This morning, I cleaned off the last bits of stickiness from my c-section band-aid. It’s been a whirlwind of just over a week and nothing has been as we expected or planned.
At 10:45am on May 2nd, Tuck and I went for our normal scheduled appointment to hear baby’s heartbeat and get measured. One of the normal mid-wives is on maternity leave so we saw a new visiting nurse practitioner after answering all of the normal “are you bleeding or leaking from anywhere” sort of questions. She noticed that I was measuring small and brought in our normal midwife, Misti, who came back in to see us and confirmed that they’d like to see us back that day for an ultrasound – something that had been mentioned previously in passing as a possibility since I am a small person. Tuck and I both had busy days – extra planning for a split night at REV – but said we could make the 2pm ultrasound work if that is what they recommended.
As soon as we left the hospital, I felt sick. It felt like something was wrong. Any ridiculous Web-MD sort of problem ran through my mind as a possibility. I cried in the car and Tucker assured me that it was normal and told me all of the logical things I knew to be true, but his voice and my logical reasoning were drowned out by dread. Something felt worrying and I couldn’t shake it.
Tucker picked me back up to head back for the ultrasound. James and his robotic assistant who’s name I think James was constantly mispronouncing did the ultrasound. When he finished taking pictures, he asked a series of questions about baby’s movement that day – where it was, when it was, how often – and said that he’d have results in ten minutes… no, five minutes.
So we waited.
When the time came to go over our results, our nurse practitioner – whose name I didn’t even commit to memory – said everything looked good except for the amniotic fluid. It was low and she was going to talk to the doctor. When she came back, she said if the fluid was really that low, then we may be having a baby today.
They were going to get another ultrasound to make sure, but there was a danger with low fluid that baby would sit on its umbilical cord and cut off the needed nutrients. She left and came back in a rush. Spotting my water bottle on the floor, she said not to drink anymore and asked when I ate lunch.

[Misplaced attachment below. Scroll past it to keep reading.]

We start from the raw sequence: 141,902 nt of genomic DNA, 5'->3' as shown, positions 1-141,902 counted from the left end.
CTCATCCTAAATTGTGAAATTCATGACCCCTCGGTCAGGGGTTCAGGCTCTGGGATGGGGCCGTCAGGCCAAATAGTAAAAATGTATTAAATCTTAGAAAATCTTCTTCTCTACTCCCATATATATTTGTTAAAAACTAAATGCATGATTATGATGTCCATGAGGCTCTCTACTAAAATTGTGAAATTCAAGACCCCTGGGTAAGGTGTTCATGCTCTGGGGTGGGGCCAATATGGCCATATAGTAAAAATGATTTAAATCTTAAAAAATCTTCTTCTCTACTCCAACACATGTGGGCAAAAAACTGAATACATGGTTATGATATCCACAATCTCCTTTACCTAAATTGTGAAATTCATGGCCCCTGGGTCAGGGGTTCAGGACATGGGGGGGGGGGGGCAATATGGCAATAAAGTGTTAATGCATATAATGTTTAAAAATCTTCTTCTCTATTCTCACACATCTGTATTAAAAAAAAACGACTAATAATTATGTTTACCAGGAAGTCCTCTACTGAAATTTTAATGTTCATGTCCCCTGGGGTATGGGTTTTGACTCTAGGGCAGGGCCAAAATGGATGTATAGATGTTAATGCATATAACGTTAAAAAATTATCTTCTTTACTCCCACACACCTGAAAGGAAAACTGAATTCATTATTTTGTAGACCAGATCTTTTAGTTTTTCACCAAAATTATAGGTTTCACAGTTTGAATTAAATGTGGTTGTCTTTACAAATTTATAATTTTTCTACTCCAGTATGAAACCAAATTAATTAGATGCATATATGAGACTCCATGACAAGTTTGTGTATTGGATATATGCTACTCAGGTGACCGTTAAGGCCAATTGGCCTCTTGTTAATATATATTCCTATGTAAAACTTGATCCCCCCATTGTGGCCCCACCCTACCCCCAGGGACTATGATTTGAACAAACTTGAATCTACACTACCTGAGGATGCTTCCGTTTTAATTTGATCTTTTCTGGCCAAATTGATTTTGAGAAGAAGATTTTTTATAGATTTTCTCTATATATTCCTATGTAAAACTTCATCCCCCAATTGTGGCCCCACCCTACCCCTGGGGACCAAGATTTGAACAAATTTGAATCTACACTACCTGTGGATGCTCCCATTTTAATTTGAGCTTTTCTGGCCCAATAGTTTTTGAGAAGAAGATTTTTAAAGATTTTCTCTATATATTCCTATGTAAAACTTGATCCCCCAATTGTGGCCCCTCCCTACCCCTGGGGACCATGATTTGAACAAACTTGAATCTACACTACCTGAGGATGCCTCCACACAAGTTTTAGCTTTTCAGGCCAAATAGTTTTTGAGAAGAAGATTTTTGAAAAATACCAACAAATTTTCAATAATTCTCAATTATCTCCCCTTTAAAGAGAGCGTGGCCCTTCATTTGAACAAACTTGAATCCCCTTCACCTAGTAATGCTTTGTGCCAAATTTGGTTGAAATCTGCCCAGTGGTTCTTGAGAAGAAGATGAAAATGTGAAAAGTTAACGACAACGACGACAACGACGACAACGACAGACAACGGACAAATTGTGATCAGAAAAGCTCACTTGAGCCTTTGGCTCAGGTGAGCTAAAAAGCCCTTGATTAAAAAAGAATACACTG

Baby is breech.
You’re scheduled for a c-section.
The next several hours were a whirlwind of moving room to room, tears, and getting prepped for surgery. So much for our “plan” (which consisted of “do what the doctors recommend”) and the way we pictured our little one entering the world. We had to help the nurses and doctors understand exactly what was happening at first, Tucker went back for our hospital bag that we had packed literally just the night before, and the little life I’d been carrying for 38 weeks was scheduled to be born at 8pm.
We texted friends and family to let them know this wasn’t a drill. I braided my hair – the one part of the situation I felt like I could control – and braced for whatever was next. Nurses, the doctor, and anesthesiologists went in and out, had us sign forms, and told us what was going to happen next. They all asked if we had questions. “Not yet,” we said.
Then it was time. I kissed Tucker and they walked me across the hall in sticky yellow socks to the freezing cold OR. It felt like a weird point-of-view shot of someone else’s life on a medical drama. Getting the spinal block. Laying out with arms stretched and taped down. Machines. Curtain drawn. Instruments being counted. Is this shot really going to keep me from feeling being cut open and a PERSON taken out of me?
They went to get dad and Tuck sat with me behind a blue tarp and held my hand while I shook – still freezing and unable to get warm. Finally, the anesthesiologist said, “Dad, do you want to watch this happen?” Tucker stood up and watched our girl be pulled out – feet…then body… then slowly, the head. I could hear little cries getting louder and more insistent. “We have a little girl!” Tuck said.
They brought her over to be put on the little bit of my chest that was on the awake side of the curtain. We talked about what to name her – find something new? Or the remaining name on our list that we had decided maybe we didn’t like anymore? Everly. Everly Alice. That was it. Our little girl was here.